The Coakley campaign is bridling at finger-pointing from the White House and Washington Democrats, and an outside adviser to the campaign has provided to POLITICO a memo aimed at rebutting the charge that Coakley failed and making the case that national Democrats failed her.
The adviser, who made the case to my colleague Jonathan Martin on the condition of anonymity in response, he said, to "the current leaking coming out of the White House and the DNC that is chalking all of this up to a “bad candidate”.
The adviser, who cited internal polling numbers to make the case, e-mails that, "There’s more to the story than that. If Martha is guilty of taking the race for granted, so is the White House and the DNC."
The adviser pointed to internal polling to argue that Coakley held a wide -- 20 point -- lead on Dec. 19, and that the damage she took between that survey and a Jan. 5 Rasmussen poll putting the race at 9 points came from the national scene: The Senate vote on health care, with the controversy over Ben Nelson's deal for Nebraska, and the Christmas Day bombing.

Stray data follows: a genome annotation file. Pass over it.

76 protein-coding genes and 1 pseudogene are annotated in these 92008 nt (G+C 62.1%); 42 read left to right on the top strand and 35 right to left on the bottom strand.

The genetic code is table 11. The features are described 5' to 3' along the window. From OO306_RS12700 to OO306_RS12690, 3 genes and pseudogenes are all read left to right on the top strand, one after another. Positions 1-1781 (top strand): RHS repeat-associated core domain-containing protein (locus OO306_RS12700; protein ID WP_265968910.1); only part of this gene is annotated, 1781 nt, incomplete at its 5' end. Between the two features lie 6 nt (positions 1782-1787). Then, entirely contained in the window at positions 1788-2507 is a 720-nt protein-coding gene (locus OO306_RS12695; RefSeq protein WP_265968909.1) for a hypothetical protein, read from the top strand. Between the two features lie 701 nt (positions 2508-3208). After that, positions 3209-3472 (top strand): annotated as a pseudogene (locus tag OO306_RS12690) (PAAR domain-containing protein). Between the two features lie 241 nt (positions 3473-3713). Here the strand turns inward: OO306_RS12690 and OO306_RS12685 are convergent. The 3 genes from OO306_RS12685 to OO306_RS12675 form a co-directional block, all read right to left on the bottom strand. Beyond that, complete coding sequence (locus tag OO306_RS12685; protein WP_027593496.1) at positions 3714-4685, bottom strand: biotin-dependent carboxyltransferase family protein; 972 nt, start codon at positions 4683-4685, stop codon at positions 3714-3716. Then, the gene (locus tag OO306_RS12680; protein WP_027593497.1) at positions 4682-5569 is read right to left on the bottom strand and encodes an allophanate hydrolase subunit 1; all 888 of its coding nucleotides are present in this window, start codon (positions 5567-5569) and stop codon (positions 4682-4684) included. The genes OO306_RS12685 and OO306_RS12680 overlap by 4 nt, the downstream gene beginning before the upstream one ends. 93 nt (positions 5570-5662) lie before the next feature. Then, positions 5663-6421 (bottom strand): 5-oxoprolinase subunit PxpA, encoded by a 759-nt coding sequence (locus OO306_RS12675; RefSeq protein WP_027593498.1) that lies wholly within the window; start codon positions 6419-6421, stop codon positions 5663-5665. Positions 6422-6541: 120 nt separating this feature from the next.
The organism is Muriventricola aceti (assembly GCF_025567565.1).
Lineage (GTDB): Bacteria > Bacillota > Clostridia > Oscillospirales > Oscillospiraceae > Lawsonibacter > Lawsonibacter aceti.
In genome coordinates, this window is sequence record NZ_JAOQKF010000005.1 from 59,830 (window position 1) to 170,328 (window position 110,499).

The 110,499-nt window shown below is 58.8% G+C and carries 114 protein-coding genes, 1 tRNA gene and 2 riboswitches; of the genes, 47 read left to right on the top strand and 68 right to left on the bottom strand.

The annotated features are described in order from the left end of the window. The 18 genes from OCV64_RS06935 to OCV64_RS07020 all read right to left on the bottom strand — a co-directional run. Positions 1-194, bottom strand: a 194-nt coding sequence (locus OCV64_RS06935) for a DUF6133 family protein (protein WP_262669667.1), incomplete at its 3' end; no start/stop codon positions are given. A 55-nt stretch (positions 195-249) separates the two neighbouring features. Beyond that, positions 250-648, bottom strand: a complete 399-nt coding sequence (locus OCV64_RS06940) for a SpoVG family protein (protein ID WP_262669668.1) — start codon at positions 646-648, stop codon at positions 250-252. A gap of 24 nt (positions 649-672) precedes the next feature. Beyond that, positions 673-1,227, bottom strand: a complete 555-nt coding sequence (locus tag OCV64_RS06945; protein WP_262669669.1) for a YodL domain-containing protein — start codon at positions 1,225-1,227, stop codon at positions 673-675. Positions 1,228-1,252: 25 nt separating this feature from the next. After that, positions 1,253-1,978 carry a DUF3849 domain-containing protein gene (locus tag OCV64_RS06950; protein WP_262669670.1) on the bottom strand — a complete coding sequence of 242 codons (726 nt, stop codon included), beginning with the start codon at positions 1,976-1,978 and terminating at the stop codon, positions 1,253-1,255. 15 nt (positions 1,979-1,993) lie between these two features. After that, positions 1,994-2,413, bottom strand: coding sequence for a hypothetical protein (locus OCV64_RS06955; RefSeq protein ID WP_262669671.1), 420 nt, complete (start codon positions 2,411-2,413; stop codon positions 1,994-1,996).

The Coakley adviser's memo:
National Dems Failed to Aid Coakley Until Too Late
— Coakley campaign provided national Democrats with all poll results since early December
— Coakley campaign noted concerns about "apathy" and failure of national Democrats to contribute early in December. Coakley campaign noted fundraising concerns throughout December and requested national Democratic help.
— DNC and other Dem organizations did not engage until the week before the election, much too late to aid Coakley operation
Brown Capitalized on Concerns About National Democrats
— From the beginning, Brown labeled President Obama's health care and cap and trade plans as tax increases. Polling throughout the race showed this to be the most effective attack on Coakley.
— Coakley's lead dropped significantly after the Senate passed health care reform shortly before Christmas and after the Christmas Eve "bombing" incident. Polling showed significant concerns with the actions of Senator Nelson to hold out for a better deal. Senator Nelson's actions specifically hurt Coakley who was forced to backtrack on her opposition to the abortion restriction amendment. (CONTINUES HERE AT POLITICO)